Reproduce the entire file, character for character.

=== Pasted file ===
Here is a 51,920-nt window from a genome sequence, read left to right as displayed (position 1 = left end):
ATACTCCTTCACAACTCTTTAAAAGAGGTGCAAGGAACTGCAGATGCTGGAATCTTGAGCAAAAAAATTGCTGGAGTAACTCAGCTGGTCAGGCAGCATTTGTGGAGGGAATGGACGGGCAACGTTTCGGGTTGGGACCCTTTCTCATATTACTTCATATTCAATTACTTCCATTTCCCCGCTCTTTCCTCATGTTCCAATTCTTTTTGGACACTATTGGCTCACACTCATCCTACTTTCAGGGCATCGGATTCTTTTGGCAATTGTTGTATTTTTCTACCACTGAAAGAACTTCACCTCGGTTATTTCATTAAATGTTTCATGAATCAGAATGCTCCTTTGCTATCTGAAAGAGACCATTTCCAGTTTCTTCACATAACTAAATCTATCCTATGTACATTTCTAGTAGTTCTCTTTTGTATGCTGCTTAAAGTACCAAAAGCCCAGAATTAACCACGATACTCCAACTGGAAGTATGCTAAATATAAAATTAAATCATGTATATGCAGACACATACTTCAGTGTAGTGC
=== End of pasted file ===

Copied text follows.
Here is a 51,920-nt window from a genome sequence, read left to right as displayed (position 1 = left end):
ATACTCCTTCACAACTCTTTAAAAGAGGTGCAAGGAACTGCAGATGCTGGAATCTTGAGCAAAAAAATTGCTGGAGTAACTCAGCTGGTCAGGCAGCATTTGTGGAGGGAATGGACGGGCAACGTTTCGGGTTGGGACCCTTTCTCATATTACTTCATATTCAATTACTTCCATTTCCCCGCTCTTTCCTCATGTTCCAATTCTTTTTGGACACTATTGGCTCACACTCATCCTACTTTCAGGGCATCGGATTCTTTTGGCAATTGTTGTATTTTTCTACCACTGAAAGAACTTCACCTCGGTTATTTCATTAAATGTTTCATGAATCAGAATGCTCCTTTGCTATCTGAAAGAGACCATTTCCAGTTTCTTCACATAACTAAATCTATCCTATGTACATTTCTAGTAGTTCTCTTTTGTATGCTGCTTAAAGTACCAAAAGCCCAGAATTAACCACGATACTCCAACTGGAAGTATGCTAAATATAAAATTAAATCATGTATATGCAGACACATACTTCAGTGTAGTGC